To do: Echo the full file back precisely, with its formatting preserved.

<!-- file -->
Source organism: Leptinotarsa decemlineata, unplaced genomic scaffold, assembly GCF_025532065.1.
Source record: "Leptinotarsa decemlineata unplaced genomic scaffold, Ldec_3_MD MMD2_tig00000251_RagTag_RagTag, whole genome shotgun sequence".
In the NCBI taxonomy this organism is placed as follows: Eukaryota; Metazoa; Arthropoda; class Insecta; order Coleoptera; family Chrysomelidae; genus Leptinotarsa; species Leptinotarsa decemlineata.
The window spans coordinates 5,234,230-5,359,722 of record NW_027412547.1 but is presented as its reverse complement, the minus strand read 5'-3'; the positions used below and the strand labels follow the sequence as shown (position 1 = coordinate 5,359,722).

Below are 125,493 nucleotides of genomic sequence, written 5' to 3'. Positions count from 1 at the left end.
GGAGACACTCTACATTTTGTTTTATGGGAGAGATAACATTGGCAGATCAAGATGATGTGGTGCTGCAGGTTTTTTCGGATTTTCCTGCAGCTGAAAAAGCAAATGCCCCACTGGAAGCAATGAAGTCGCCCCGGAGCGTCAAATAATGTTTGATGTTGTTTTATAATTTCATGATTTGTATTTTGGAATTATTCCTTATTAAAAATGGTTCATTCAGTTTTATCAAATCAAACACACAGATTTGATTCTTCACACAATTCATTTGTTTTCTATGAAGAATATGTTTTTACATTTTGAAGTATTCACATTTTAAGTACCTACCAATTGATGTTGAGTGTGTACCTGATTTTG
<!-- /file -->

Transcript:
Source organism: Leptinotarsa decemlineata, unplaced genomic scaffold, assembly GCF_025532065.1.
Source record: "Leptinotarsa decemlineata unplaced genomic scaffold, Ldec_3_MD MMD2_tig00000251_RagTag_RagTag, whole genome shotgun sequence".
In the NCBI taxonomy this organism is placed as follows: Eukaryota; Metazoa; Arthropoda; class Insecta; order Coleoptera; family Chrysomelidae; genus Leptinotarsa; species Leptinotarsa decemlineata.
The window spans coordinates 5,234,230-5,359,722 of record NW_027412547.1 but is presented as its reverse complement, the minus strand read 5'-3'; the positions used below and the strand labels follow the sequence as shown (position 1 = coordinate 5,359,722).

Below are 125,493 nucleotides of genomic sequence, written 5' to 3'. Positions count from 1 at the left end.
GGAGACACTCTACATTTTGTTTTATGGGAGAGATAACATTGGCAGATCAAGATGATGTGGTGCTGCAGGTTTTTTCGGATTTTCCTGCAGCTGAAAAAGCAAATGCCCCACTGGAAGCAATGAAGTCGCCCCGGAGCGTCAAATAATGTTTGATGTTGTTTTATAATTTCATGATTTGTATTTTGGAATTATTCCTTATTAAAAATGGTTCATTCAGTTTTATCAAATCAAACACACAGATTTGATTCTTCACACAATTCATTTGTTTTCTATGAAGAATATGTTTTTACATTTTGAAGTATTCACATTTTAAGTACCTACCAATTGATGTTGAGTGTGTACCTGATTTTG